The deadline’s getting ever closer on Brexit, but is it really going to mean that time’s up on your dreams of moving overseas? There’s a lot of hype and sensationalism in the media, but the numbers of British buying properties abroad is up in many regions – so what do they know that others don’t? Is it possible to move to Europe after Brexit?
The answer’s simple: they know how to ‘Brexit-proof’ their plans, deal or no deal! Here’s how you can buy that perfect home, whether it’s a villa in the Algarve, a period village home in the Dordogne or a restoration project in Tuscany.
Buying a home in Europe if the Brexit deal goes through
If a Brexit deal does go through, then there’ll be an implementation period until 31 December 2020. Right up until this date, you’ll be able to move exactly as you can now – and, once you’ve moved, you’ll be able to stay for another five years, even after the period ends. Once those five years are up, you’ll be eligible to apply for permanent residency.
Buying a home in Europe if there’s a no-deal Brexit
There’s absolutely no reason to put your plans on hold just because the withdrawal agreement doesn’t go through. Property is not one of the EU’s four freedoms, so you’ll have the right to purchase – as Canadians, Australians and so on do today. As for moving there, you’ll have a number of visa options. It’ll be a little more paperwork, but, with the right lawyer behind you, it’ll be a smooth and painless process. Here’s how:
Property is not one of the EU’s four freedoms, so you’ll have the right to purchase – as Canadians, Australians and so on do today.
If you buy a holiday home
If you buy a holiday home, you can simply apply for a temporary tourist visa whenever you visit. In almost all EU countries, these are valid for three months – plenty of time to lap up the sun!
If you retire to Europe
Many of the countries popular among British retirees in southern Europe are keen to attract overseas investment, and have made the process of moving very simple. Most have an investor’s or passive income visa, whereby you can move without working by proving you have the financial means to support yourself.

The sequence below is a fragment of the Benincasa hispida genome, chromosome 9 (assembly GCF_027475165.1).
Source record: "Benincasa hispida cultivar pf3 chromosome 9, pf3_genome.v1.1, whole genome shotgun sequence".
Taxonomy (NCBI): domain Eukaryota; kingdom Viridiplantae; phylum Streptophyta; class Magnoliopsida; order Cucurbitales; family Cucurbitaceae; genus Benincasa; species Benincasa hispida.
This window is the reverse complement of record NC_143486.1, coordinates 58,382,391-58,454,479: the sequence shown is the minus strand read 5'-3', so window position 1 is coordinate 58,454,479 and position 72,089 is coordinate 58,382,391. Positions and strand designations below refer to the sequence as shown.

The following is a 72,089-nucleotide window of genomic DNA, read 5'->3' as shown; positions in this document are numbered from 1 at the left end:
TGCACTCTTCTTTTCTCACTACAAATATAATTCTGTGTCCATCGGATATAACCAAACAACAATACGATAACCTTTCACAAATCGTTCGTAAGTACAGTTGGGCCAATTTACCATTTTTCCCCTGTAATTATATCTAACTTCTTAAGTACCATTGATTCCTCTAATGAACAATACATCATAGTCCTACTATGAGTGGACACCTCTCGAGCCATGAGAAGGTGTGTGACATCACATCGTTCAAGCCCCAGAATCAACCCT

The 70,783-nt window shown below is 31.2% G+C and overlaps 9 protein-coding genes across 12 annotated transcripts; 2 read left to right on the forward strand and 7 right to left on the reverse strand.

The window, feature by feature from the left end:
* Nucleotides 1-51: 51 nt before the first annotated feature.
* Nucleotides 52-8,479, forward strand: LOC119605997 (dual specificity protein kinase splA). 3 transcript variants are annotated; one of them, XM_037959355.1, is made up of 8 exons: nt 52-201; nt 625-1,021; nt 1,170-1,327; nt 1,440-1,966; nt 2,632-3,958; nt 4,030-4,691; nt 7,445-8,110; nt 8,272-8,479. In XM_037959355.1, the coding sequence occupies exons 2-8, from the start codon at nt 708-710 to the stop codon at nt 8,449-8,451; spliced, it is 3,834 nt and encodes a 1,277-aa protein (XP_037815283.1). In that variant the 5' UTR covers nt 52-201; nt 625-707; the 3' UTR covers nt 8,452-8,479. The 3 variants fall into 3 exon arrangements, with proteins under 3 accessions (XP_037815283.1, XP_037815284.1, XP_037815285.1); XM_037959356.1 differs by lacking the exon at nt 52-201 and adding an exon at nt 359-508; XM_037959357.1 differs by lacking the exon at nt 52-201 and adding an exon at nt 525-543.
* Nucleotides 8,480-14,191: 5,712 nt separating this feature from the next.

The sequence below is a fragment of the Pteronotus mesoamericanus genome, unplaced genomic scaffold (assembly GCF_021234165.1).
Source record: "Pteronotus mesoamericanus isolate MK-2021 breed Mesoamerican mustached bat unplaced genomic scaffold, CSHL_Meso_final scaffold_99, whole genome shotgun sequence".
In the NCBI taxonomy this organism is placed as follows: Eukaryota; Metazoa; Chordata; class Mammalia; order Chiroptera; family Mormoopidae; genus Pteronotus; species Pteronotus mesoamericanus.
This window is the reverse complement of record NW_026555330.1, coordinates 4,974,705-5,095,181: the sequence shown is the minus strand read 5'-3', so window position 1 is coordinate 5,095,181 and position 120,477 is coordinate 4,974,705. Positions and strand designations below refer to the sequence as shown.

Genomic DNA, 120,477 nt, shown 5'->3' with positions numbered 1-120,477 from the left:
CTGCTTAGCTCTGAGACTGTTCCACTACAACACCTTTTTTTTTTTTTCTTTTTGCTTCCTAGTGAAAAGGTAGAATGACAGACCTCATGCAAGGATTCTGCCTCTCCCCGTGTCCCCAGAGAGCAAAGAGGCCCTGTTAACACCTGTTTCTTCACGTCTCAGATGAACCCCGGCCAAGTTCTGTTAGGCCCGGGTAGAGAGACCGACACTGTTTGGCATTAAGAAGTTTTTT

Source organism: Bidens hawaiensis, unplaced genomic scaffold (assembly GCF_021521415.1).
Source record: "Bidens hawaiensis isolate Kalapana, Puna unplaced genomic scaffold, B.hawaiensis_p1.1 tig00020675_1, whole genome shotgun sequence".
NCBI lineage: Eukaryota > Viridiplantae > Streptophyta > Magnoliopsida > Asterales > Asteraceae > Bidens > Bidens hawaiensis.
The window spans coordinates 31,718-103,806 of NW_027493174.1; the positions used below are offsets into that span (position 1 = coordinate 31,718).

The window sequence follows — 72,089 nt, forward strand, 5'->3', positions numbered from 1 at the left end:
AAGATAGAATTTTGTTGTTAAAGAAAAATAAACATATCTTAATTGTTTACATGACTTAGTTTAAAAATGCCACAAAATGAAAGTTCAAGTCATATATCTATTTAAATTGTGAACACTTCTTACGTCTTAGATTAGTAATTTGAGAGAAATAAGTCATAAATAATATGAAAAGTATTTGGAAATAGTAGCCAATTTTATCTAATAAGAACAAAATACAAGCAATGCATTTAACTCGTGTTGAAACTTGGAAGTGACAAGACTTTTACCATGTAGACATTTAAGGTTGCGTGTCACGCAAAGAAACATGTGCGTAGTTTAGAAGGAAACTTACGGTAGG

Portugal has probably the lowest barrier to entry, with a the passive income visa allowing you to move with savings of around €580 a month. In Italy, you’ll need around €2,800 a month, and €8,000 in total in Spain.
If you work in Europe
Again, in most cases, countries are keen to attract skilled workers. You’ll normally need a job offer before you apply for a visa to move to Europe after Brexit, but the process is quite fast. In Spain and Portugal, you’ll need a salary of a set minimum. In Italy, the process is a little more complicated because of a quota system – find out more in our dedicated Italian visa article.
There’s also the EU blue card, which allows you to work in an EU country for a specific amount of time, varying by country, providing you meet a set salary threshold.
We’ll be at five Your Overseas Home shows throughout this year, so don’t miss your free tickets while they last. It’s a great chance to connect with lawyers, estate agents, IFAs, currency specialists, removals experts and more.
If you invest in Europe
‘Golden visas’ are extremely popular among overseas investors. These usually guarantee a ‘fast-tracked’ temporary residence that can be converted to permanent residency after five years in return for the purchase of a property. In Portugal, the property only needs to be worth €350,000. Generally, the actual requirement of being in the country is extremely low – as little as seven days a year! This is ideal for anyone looking to make an income from purchasing a property at the same time as gaining residency rights.
Your ‘Brexit-proofing’ to-do list: